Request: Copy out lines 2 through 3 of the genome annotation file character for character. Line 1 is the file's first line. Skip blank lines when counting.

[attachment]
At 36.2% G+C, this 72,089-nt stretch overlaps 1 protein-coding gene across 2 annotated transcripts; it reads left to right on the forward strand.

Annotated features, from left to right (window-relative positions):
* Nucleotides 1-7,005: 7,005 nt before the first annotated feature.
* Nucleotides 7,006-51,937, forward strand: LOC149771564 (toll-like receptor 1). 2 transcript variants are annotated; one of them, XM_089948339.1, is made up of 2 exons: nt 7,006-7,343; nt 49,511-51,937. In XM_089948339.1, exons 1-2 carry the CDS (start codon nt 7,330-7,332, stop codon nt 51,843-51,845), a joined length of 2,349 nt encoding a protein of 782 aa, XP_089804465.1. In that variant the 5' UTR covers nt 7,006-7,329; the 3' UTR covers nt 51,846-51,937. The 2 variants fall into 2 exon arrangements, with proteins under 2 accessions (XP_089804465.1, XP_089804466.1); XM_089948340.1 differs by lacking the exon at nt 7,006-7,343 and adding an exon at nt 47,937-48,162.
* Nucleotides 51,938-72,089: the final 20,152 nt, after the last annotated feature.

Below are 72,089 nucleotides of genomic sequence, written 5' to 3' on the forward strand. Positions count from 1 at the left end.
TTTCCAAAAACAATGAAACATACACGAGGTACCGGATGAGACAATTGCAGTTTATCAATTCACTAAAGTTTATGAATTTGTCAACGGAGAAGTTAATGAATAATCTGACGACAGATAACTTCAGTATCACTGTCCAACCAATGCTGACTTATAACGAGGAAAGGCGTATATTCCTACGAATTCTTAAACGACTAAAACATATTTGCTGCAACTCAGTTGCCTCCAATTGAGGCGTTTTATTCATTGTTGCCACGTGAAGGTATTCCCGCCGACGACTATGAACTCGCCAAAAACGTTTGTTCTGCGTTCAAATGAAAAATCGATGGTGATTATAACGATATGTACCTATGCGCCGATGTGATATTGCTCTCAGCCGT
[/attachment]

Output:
Annotated features, from left to right (window-relative positions):
* Nucleotides 1-7,005: 7,005 nt before the first annotated feature.